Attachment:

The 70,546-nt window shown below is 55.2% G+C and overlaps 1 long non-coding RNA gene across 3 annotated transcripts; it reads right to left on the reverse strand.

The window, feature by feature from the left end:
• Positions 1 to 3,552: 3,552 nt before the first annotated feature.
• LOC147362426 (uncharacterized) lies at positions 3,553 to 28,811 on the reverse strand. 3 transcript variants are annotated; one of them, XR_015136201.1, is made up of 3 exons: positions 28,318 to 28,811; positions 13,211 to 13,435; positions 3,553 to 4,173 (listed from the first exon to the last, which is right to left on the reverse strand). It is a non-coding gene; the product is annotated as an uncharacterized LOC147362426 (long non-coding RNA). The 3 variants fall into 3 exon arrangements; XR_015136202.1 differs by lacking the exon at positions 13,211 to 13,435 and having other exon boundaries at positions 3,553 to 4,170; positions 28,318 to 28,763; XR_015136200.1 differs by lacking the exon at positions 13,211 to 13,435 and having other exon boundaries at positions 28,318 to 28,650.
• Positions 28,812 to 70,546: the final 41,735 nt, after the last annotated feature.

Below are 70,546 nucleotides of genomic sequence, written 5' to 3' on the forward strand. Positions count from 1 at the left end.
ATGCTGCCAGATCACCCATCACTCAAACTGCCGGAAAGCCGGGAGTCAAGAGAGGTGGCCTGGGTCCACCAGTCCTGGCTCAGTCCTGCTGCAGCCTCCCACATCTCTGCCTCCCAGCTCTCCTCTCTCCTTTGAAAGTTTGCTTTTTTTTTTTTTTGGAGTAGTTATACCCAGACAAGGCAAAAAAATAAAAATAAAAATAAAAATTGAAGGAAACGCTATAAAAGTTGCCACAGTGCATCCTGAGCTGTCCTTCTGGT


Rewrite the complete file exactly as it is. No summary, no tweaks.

The 70,546-nt window shown below is 55.2% G+C and overlaps 1 long non-coding RNA gene across 3 annotated transcripts; it reads right to left on the reverse strand.

The window, feature by feature from the left end:
• Positions 1 to 3,552: 3,552 nt before the first annotated feature.
• LOC147362426 (uncharacterized) lies at positions 3,553 to 28,811 on the reverse strand. 3 transcript variants are annotated; one of them, XR_015136201.1, is made up of 3 exons: positions 28,318 to 28,811; positions 13,211 to 13,435; positions 3,553 to 4,173 (listed from the first exon to the last, which is right to left on the reverse strand). It is a non-coding gene; the product is annotated as an uncharacterized LOC147362426 (long non-coding RNA). The 3 variants fall into 3 exon arrangements; XR_015136202.1 differs by lacking the exon at positions 13,211 to 13,435 and having other exon boundaries at positions 3,553 to 4,170; positions 28,318 to 28,763; XR_015136200.1 differs by lacking the exon at positions 13,211 to 13,435 and having other exon boundaries at positions 28,318 to 28,650.
• Positions 28,812 to 70,546: the final 41,735 nt, after the last annotated feature.

Below are 70,546 nucleotides of genomic sequence, written 5' to 3' on the forward strand. Positions count from 1 at the left end.
ATGCTGCCAGATCACCCATCACTCAAACTGCCGGAAAGCCGGGAGTCAAGAGAGGTGGCCTGGGTCCACCAGTCCTGGCTCAGTCCTGCTGCAGCCTCCCACATCTCTGCCTCCCAGCTCTCCTCTCTCCTTTGAAAGTTTGCTTTTTTTTTTTTTTGGAGTAGTTATACCCAGACAAGGCAAAAAAATAAAAATAAAAATAAAAATTGAAGGAAACGCTATAAAAGTTGCCACAGTGCATCCTGAGCTGTCCTTCTGGT